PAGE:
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What an exciting time to be a Corporate MC!

The last year has seen me, amongst other assignments, in Cape Town South
Africa for a large financial conference, a series of CEO Summits on
Australia’s beautiful Gold Coast and several times on location in the wine
country of the Hunter Valley. Sure, the days are long, the feet get tired,
but as my dad used to say “it’s better than working in a bank.” Apologies to
any of you who work in a bank and find your jobs exciting, but I think you
get his point.

This newsletter, Expert MC, hopes to share with you tips, techniques and
tools to make your job as an MC easier, more effective and more rewarding.

LinkedIn

I’m sure most of you are already signed up for LinkedIn. I
think it’s a great tool for both networking and research. I recently had an
idea that needed something from within a large organisation. I didn’t know
anyone there. A few minutes on LinkedIn searching the company name lead me
to several people who worked for them who were linked to colleagues of mine.
One email later, I had exactly what I wanted.

The reason I bring this up is that we have a LinkedIn group Expert MC. We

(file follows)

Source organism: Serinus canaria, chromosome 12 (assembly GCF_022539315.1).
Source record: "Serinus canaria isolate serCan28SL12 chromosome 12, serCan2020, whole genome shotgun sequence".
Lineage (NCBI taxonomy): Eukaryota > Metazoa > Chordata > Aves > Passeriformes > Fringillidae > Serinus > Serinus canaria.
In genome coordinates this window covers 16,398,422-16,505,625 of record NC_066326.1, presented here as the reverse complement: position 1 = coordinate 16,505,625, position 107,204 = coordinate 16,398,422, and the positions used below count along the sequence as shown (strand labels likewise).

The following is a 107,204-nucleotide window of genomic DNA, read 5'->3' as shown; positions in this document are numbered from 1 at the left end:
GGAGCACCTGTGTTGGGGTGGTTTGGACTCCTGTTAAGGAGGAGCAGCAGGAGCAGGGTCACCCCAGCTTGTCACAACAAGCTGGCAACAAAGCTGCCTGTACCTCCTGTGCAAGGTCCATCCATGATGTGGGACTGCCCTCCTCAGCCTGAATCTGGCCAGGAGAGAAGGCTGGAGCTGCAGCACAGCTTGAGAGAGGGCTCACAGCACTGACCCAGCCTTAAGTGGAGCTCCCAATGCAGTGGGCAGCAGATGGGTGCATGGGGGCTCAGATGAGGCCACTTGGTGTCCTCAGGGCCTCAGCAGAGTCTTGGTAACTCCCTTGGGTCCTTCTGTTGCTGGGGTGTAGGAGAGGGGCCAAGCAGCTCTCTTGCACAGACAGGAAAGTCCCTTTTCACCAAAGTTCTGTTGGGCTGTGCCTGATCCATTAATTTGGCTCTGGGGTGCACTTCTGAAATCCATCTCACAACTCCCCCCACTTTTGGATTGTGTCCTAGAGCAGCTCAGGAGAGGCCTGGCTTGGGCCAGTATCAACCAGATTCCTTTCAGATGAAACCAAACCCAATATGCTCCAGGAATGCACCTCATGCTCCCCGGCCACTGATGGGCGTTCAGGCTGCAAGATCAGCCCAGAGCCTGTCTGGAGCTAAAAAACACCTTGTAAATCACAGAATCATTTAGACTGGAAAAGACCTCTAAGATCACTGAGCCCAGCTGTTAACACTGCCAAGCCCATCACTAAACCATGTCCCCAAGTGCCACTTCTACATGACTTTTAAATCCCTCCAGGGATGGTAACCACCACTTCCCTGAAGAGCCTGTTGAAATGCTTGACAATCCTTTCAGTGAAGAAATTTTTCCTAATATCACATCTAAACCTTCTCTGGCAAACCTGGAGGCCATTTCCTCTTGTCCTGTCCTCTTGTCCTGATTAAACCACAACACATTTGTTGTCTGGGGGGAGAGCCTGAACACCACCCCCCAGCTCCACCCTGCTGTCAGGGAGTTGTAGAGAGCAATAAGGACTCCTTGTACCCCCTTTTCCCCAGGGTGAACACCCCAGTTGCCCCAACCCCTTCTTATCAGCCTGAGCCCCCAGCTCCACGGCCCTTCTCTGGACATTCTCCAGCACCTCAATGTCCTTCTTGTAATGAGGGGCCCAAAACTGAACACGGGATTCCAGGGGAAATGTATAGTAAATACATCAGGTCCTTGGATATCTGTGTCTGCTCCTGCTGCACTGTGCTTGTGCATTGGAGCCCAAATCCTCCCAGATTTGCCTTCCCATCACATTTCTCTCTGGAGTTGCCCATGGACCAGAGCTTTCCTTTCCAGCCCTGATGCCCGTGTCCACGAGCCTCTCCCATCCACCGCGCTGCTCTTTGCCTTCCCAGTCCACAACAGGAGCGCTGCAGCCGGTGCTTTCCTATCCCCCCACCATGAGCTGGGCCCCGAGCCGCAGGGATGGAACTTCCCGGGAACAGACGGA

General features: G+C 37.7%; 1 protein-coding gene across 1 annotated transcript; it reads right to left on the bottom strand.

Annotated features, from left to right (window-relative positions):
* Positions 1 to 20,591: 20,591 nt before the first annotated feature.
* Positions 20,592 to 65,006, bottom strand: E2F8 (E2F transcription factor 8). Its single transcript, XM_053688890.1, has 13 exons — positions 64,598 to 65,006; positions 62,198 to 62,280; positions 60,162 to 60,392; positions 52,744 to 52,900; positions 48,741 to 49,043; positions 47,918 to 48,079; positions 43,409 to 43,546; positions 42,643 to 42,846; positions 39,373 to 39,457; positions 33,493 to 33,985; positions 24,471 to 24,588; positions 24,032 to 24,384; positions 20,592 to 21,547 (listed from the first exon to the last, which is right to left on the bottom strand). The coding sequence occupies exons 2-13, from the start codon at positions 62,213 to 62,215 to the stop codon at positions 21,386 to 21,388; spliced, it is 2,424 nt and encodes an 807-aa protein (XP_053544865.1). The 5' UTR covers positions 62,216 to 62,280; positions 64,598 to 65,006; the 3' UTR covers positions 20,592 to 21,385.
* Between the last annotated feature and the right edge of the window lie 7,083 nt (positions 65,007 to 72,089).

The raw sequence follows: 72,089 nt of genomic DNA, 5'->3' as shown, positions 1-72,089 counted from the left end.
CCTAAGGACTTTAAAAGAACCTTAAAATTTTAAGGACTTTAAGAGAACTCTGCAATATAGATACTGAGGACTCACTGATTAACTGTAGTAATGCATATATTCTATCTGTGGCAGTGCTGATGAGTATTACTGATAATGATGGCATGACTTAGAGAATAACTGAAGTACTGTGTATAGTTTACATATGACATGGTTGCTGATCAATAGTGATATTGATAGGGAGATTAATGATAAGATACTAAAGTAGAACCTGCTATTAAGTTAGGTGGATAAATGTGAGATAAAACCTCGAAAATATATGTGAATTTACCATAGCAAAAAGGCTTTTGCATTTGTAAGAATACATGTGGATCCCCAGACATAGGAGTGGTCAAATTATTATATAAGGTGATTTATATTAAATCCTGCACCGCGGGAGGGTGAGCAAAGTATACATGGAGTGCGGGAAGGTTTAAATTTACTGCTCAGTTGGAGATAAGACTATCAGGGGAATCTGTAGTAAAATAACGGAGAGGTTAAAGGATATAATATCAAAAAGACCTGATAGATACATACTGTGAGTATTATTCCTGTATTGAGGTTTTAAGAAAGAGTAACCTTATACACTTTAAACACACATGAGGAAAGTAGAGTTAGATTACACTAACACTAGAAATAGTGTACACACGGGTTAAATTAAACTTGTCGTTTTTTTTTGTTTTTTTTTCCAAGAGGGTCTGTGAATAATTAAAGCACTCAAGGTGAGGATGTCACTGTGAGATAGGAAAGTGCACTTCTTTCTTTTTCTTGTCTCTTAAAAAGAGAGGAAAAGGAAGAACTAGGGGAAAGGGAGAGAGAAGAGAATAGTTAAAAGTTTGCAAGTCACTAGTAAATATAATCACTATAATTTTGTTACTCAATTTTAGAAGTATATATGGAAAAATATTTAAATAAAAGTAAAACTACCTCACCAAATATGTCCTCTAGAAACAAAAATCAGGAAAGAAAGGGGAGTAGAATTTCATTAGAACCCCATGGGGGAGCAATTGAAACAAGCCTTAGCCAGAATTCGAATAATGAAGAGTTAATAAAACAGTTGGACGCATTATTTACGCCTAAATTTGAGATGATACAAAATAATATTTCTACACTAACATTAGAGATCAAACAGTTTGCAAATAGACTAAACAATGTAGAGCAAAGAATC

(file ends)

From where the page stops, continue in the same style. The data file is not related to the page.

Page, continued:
haven’t quite reached critical mass yet, but if everyone on this list joined
up we could start having some lively and useful discussion.

http://lnkd.in/_tPcNU

Dropbox !

I worked as MC at an summit of CIO’s last month. Chief
Information Officers of most major companies in Australia. The one thing
that kept getting mentioned in presentation after presentation was Dropbox.
P.S  it’s free.

Check it out here
http://db.tt/t7AChOG

Absolutely perfect tool for those of us who work at
home on a Desktop and then go out on assignment with a laptop but need to
keep them both perfectly in sync.

Expert MC Tip     –     Time.

Once you’ve lost it, you’ll never get it back.

Try and be pro-active in your dealings with your speakers. Tell them when
they must be finished. Ask them if they have a watch or timer. Arrange
timecards. Tell them where you will be standing. Ask them to acknowledge
that they have seen the time cards. Ask them how long they are doing and if
they might finish before that time. Be assertive.

Incidentally, if at all possible, I get someone else to
be the timekeeper. This frees up my role greatly so I can be far more
effective. If you have a designated timekeeper, they can be positioned in
the ideal spot for the entire event.

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